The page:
Areas determined to be abnormal, for example by evaluation of the electrical activation maps, can be ablated by application of thermal energy, e.g., by passage of radiofrequency electrical current through wires in the catheter to one or more electrodes at the distal tip 18, which apply the radiofrequency energy to the myocardium. The energy is absorbed in the tissue, heating it to a point (typically about 50° C.) at which it permanently loses its electrical excitability. When successful, this procedure creates non-conducting lesions in the cardiac tissue, which disrupt the abnormal electrical pathway causing the arrhythmia. The principles of the invention can be applied to different heart chambers to treat many different cardiac arrhythmias.

The catheter 14 typically comprises a handle 20, having suitable controls on the handle to enable the operator 16 to steer, position and orient the distal end of the catheter as desired for the ablation. To aid the operator 16, the distal portion of the catheter 14 contains position sensors (not shown) that provide signals to a positioning processor 22, located in a console 24.

Ablation energy and electrical signals can be conveyed to and from the heart 12 through one or more ablation electrodes 32 located at or near the distal tip 18 via cable 34 to the console 24. Pacing signals and other control signals may be conveyed from the console 24 through the cable 34 and the electrodes 32 to the heart 12. Sensing electrodes 33, also connected to the console 24, are disposed between the ablation electrodes 32 and have connections to the cable 34.

Wire connections 35 link the console 24 with body surface electrodes 30 and other components of a positioning sub-system. The electrodes 32 and the body surface electrodes 30 may be used to measure tissue impedance at the ablation site as taught in U.S. Pat. No. 7,536,218, issued to Govari et al., which is herein incorporated by reference. A temperature sensor (not shown), typically a thermocouple or thermistor, may be mounted on or near each of the electrodes 32.

The console 24 typically contains one or more ablation power generators 25. The catheter 14 may be adapted to conduct ablative energy to the heart using any known ablation technique, e.g., radiofrequency energy, ultrasound energy, and laser-produced light energy. Such methods are disclosed in commonly assigned U.S. Pat. Nos. 6,814,733, 6,997,924, and 7,156,816, which are herein incorporated by reference.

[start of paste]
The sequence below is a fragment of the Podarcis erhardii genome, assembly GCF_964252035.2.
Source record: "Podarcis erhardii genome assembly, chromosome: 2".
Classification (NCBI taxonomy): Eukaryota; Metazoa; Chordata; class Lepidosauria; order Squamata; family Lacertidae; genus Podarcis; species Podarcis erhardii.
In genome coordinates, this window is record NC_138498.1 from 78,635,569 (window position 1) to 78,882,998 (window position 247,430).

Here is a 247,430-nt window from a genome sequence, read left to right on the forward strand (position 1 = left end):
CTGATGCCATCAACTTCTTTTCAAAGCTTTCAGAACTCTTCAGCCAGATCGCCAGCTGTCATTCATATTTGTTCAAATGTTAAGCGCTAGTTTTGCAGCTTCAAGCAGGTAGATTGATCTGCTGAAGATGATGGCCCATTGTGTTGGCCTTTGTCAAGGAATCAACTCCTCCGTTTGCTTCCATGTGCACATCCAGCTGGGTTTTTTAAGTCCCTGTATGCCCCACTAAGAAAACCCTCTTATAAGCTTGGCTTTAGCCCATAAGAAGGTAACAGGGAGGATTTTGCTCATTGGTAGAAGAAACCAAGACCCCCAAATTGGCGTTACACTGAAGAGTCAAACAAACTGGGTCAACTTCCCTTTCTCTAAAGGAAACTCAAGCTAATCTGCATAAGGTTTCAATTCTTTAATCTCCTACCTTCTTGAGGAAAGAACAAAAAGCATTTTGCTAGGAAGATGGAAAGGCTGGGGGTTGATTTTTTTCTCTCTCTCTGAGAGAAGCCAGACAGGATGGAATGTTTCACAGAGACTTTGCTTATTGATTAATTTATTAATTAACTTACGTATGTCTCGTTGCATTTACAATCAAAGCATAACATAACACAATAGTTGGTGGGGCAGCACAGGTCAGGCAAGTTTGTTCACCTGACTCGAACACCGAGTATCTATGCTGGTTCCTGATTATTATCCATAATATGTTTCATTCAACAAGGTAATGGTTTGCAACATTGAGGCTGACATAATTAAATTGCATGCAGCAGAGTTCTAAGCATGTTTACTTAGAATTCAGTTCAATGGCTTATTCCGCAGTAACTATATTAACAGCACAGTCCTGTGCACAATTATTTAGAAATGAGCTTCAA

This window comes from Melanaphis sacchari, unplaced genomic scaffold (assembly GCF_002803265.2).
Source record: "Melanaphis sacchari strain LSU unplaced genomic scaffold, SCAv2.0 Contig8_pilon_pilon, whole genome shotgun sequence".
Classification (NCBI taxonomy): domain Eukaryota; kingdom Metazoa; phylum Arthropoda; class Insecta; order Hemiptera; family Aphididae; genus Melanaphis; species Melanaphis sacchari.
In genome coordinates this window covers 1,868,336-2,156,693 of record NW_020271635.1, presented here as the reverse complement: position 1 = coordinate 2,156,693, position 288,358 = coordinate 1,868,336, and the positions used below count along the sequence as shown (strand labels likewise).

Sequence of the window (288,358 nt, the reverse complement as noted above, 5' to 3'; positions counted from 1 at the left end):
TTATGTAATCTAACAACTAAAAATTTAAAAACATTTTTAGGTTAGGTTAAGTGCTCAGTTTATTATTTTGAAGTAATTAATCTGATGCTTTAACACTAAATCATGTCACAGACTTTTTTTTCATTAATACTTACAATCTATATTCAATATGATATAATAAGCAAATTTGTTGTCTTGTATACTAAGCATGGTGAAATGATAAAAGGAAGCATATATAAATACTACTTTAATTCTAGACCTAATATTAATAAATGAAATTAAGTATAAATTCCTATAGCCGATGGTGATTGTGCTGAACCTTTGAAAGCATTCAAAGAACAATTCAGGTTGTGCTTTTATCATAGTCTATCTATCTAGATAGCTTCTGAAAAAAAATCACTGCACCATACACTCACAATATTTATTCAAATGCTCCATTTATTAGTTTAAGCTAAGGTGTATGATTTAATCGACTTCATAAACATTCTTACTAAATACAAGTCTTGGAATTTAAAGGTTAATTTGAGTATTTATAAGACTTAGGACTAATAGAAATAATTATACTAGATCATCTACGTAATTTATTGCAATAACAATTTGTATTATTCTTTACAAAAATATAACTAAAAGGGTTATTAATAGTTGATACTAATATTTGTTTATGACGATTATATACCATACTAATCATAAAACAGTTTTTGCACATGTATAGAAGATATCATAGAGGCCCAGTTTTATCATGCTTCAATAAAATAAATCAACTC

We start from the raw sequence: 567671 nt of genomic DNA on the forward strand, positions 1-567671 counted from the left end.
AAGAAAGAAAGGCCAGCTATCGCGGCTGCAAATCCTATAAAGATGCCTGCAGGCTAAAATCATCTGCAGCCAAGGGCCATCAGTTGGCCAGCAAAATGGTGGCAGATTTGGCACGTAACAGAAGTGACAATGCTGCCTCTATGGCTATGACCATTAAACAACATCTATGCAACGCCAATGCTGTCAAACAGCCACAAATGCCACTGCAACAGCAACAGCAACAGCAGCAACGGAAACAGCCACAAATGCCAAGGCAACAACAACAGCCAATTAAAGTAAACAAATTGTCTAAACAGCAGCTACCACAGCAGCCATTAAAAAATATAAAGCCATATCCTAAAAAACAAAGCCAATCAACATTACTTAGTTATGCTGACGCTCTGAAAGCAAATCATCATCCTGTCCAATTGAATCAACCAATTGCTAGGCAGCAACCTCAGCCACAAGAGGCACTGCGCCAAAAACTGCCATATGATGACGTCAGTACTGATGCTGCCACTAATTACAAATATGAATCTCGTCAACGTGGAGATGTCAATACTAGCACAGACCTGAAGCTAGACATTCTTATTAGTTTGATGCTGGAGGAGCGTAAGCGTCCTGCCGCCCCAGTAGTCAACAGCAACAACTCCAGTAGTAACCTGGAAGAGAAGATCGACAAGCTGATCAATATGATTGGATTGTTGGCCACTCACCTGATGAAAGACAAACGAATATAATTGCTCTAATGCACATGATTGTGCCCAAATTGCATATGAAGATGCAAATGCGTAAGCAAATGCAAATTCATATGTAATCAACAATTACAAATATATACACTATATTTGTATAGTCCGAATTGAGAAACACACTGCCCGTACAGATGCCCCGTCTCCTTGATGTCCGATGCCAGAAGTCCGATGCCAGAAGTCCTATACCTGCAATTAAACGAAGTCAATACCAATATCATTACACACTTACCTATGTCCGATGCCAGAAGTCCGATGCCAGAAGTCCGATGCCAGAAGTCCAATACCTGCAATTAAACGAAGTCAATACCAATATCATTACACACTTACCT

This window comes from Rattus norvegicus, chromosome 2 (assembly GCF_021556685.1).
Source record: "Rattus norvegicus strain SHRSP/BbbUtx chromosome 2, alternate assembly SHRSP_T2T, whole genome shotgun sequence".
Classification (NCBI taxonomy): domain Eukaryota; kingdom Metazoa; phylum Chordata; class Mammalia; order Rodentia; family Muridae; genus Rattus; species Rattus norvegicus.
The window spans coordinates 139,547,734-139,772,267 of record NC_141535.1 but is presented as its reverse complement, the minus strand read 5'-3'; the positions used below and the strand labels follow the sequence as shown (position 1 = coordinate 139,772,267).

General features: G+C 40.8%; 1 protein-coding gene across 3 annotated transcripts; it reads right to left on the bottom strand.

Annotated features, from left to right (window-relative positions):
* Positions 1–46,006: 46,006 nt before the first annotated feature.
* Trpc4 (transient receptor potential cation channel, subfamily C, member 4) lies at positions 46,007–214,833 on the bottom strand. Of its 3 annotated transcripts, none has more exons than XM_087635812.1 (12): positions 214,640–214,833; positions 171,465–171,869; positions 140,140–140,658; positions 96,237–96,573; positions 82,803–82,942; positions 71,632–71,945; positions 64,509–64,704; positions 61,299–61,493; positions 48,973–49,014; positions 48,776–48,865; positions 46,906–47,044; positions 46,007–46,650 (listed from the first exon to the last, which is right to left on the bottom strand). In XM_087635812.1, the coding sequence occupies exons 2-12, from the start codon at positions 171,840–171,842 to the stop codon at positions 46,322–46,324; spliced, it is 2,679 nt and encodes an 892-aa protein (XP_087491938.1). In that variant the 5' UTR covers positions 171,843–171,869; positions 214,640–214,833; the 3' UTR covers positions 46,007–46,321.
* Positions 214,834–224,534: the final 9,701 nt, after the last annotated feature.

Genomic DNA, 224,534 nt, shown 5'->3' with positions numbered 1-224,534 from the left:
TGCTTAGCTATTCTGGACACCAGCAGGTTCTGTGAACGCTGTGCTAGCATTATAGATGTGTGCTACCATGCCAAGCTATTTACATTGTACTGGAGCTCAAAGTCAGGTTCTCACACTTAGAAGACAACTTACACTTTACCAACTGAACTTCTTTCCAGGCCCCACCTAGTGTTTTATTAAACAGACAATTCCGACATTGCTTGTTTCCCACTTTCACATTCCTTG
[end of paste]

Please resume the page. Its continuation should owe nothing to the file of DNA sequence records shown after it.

The positioning processor 22 is an element of a positioning subsystem in the system 10 that measures location and orientation coordinates of the catheter 14.

In one embodiment, the positioning subsystem comprises a magnetic position tracking arrangement that determines the position and orientation of the catheter 14 by generating magnetic fields in a predefined working volume and sensing these fields at the catheter, using field generating coils 28. The positioning subsystem may employ impedance measurement, as taught, for example in U.S. Pat. No. 7,756,576, which is hereby incorporated by reference, and in the above-noted U.S. Pat. No. 7,536,218.

As noted above, the catheter 14 is coupled to the console 24, which enables the operator 16 to observe and regulate the functions of the catheter 14. Console 24 includes a processor, preferably a computer with appropriate signal processing circuits. The processor is coupled to drive a monitor 29. The signal processing circuits typically receive, amplify, filter and digitize signals from the catheter 14, including signals generated by the above-noted sensors and a plurality of location sensing electrodes (not shown) located distally in the catheter 14. The digitized signals are received and used by the console 24 and the positioning system to compute the position and orientation of the catheter 14 and to analyze the electrical signals from the electrodes.

Typically, the system 10 includes other elements, which are not shown in the figures for the sake of simplicity. For example, the system 10 may include an electrocardiogram (ECG) monitor, coupled to receive signals from one or more body surface electrodes, so as to provide an ECG synchronization signal to the console 24. As mentioned above, the system 10 typically also includes a reference position sensor, either on an externally-applied reference patch attached to the exterior of the subject's body, or on an internally-placed catheter, which is inserted into the heart 12 maintained in a fixed position relative to the heart 12. Conventional pumps and lines for circulating liquids through the catheter 14 for cooling the ablation site are provided.

As explained in the above-noted U.S. Pat. No. 7,306,593, impedance measurements between the ablation electrode 32 and the endocardial tissue have been found useful in predicting and controlling ablation.